Platinum, White Gold & Palladium
White metals are currently a fashionable and popular choice, particularly for the engagement and wedding rings I design and make. They all can be used to create beautiful jewellery, but each has distinct characteristics.
Platinum is very rare and is often know as the rich man’s gold. In fact, it is so rare that all of the platinum ever mined could fit inside the average home (25ft cubed) – astonishing! This luxurious metal is naturally white and was first discovered in South America by Spanish settlers who named it Plata, meaning silver. It has been widely used for setting diamonds since the 1870’s, up until this point it was seldom used for jewellery due to its’ rarity and the very high temperature required to melt it, 3,215 °F (1,768.4 °C).
A nugget of pure platinum (By Alchemist-hp (talk) (www.pse-mendelejew.de)
1,000 cubic centimeters of 99.9% pure platinum, worth around £500,000 at today's prices. By Stephen B Streater
A six-inch cube of Platinum weighs the same as an average man!
Deposits containing Platinum ores are scarce and the mining and processing of Platinum is complex and labour intensive and takes up to 6 months to complete, 7 to 12 tonnes of ore are needed to produce one ounce of pure Platinum!
Platinum is very heavy, 30% heavier than 18ct Gold and 50% more than palladium - a six-inch cube of Platinum weighs the same as an average man! I use a platinum alloy made from 95% Platinum and 5% Cobalt and as it’s 95% pure, it never tarnishes and its’ colour stays true.
Making jewellery from Platinum takes experience and skill as it’s less malleable than other precious metals. This extra strength makes it fantastic for mounting gemstones in very fine settings, keeping stones secure, and many of the world's most famous diamonds, including the Hope, Jonker I and Koh-I-Noor, are all secured with Platinum.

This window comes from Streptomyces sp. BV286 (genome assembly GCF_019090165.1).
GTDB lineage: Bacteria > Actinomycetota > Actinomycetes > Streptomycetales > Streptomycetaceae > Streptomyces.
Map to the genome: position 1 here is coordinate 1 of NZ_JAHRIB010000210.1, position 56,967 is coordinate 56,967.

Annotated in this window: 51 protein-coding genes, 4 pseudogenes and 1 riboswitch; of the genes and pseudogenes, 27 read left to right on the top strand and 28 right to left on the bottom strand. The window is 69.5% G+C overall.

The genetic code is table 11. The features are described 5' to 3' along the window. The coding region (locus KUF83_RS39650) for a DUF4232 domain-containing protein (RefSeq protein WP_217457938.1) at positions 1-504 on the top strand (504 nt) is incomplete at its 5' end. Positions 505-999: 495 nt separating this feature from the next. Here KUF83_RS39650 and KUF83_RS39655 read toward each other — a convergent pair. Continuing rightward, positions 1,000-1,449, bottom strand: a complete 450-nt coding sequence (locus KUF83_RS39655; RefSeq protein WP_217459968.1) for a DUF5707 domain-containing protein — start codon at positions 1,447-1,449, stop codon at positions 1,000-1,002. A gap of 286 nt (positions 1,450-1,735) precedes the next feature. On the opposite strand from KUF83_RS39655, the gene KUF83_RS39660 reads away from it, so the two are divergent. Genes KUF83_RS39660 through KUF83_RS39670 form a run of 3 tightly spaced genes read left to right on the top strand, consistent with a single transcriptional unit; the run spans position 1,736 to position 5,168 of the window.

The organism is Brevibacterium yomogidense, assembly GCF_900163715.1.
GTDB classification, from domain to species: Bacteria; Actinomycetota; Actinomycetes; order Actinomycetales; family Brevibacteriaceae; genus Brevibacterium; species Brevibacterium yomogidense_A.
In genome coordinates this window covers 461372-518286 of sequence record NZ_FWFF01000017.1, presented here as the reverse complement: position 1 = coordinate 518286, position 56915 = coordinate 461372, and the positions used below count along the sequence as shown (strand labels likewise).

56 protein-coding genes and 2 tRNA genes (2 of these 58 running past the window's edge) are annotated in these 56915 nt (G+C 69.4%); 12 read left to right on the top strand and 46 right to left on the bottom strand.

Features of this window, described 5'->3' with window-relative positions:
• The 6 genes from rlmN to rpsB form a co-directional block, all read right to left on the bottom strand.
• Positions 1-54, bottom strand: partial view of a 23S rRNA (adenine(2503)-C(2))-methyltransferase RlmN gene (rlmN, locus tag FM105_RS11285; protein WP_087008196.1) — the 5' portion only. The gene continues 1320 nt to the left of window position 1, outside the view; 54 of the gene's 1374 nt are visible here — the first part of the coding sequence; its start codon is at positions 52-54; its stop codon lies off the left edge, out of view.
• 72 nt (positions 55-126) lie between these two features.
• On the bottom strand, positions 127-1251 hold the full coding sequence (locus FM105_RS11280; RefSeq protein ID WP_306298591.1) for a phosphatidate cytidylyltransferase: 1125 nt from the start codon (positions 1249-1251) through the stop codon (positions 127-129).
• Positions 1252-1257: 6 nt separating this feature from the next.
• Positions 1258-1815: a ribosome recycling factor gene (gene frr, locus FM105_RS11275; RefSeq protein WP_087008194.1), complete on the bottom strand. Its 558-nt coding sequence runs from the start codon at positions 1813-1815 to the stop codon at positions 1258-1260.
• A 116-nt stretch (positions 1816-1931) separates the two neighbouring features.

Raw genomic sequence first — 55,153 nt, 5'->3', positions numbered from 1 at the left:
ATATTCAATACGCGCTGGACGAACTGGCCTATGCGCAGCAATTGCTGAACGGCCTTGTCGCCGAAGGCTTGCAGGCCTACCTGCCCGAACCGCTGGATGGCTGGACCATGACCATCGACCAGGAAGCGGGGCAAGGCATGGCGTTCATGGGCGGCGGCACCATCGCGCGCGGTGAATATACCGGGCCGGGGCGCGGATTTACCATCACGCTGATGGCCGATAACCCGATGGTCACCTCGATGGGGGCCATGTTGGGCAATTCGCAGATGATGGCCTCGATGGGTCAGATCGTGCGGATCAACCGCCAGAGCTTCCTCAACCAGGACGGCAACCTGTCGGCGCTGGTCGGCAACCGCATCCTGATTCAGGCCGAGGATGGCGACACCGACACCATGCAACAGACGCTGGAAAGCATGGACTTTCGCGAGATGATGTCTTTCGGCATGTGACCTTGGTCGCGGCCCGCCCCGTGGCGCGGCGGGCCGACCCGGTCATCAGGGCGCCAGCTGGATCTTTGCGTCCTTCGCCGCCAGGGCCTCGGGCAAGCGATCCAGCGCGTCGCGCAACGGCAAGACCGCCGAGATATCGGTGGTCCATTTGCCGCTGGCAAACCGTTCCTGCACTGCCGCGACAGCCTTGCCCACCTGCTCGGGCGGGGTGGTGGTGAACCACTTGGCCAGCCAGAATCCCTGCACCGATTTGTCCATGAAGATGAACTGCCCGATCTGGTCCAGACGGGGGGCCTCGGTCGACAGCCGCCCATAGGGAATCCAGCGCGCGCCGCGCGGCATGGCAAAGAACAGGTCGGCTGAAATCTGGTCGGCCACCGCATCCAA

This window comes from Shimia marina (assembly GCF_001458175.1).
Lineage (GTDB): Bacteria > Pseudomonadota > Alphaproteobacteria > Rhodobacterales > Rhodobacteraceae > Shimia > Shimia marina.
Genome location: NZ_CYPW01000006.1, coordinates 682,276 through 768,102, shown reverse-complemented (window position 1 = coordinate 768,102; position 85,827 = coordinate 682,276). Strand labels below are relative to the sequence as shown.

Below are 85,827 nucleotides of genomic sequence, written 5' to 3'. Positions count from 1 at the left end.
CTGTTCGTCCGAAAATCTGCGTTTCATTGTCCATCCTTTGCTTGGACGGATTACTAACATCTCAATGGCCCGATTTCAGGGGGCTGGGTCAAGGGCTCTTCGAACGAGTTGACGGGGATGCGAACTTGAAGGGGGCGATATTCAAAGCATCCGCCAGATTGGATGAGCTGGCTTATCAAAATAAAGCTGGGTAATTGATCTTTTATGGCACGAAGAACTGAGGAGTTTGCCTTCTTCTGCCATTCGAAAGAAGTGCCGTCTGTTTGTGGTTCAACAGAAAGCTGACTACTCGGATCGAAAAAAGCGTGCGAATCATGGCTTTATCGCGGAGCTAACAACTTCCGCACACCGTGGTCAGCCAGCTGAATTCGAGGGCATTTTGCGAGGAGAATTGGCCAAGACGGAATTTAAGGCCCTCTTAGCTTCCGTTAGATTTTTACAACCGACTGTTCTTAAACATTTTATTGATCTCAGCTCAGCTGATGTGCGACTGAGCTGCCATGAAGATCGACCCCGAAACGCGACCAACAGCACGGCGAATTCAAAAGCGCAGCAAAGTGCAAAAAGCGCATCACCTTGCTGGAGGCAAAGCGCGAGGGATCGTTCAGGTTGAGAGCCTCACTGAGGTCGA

White gold was developed as a more abundant and affordable alternative for rare platinum. It is an alloy with 75% pure gold mixed with other metals. The alloys were first developed at the beginning of the 20th century with German chemist Karl Richter patenting an amalgam of gold, nickel, and palladium in 1915.
Today, for 18ct White Gold, I use an alloy made from 75% Gold, 3% Silver & 12.5% Palladium, and for 9ct Gold, an alloy of 9.5% Copper, 37.5% Gold, 55% Silver, 1.5% Palladium, with Copper and Zinc the remainder.A Rhodium nugget, photo by Heinrich Pniok
The colour of white gold alloys varies, so it is often plated with a very thin layer of Rhodium, a white metal in the Platinum family. This gives the jewellery a bright finish, however the Rhodium plating can wear and white gold jewellery needs to be re-plated to keep it looking its’ best. White gold is the strongest of all the colored golds & is often used for claw settings that can enhance the
color of gems.
Palladium is a metal from the same group as platinum, discovered in 1803 by William Hyde Wollaston, it was named after the asteroid Pallas, which had been discovered two months earlier.
William Hyde Wollaston, By John JacksonThis naturally white metal is found in South Africa, Canada, USA & Siberia in Russia and over half of the supply of Palladium is used in making catalytic converters!
It has been used as a precious metal in jewellery since the 1930’s, it is soft and ductile when annealed but it’s strength and hardness increases greatly when it is cold-worked. It’s light, in fact the same as 9ct Gold, which makes it extremely wearable, particularly for earrings.
Palladium is an almost pure metal and I use an alloy of Palladium 95%, Silver 2% and Gallium 3%. As with Platinum this makes it excellent for people with sensitive skin as it’s hypoallergenic.
This relatively new metal is becoming increasingly popular for its natural and neutral colour, and this has increased further since assay offices in the UK introduced Palladium hallmarks in 2010.
5 tips to consider when choosing a white metal for your jewellery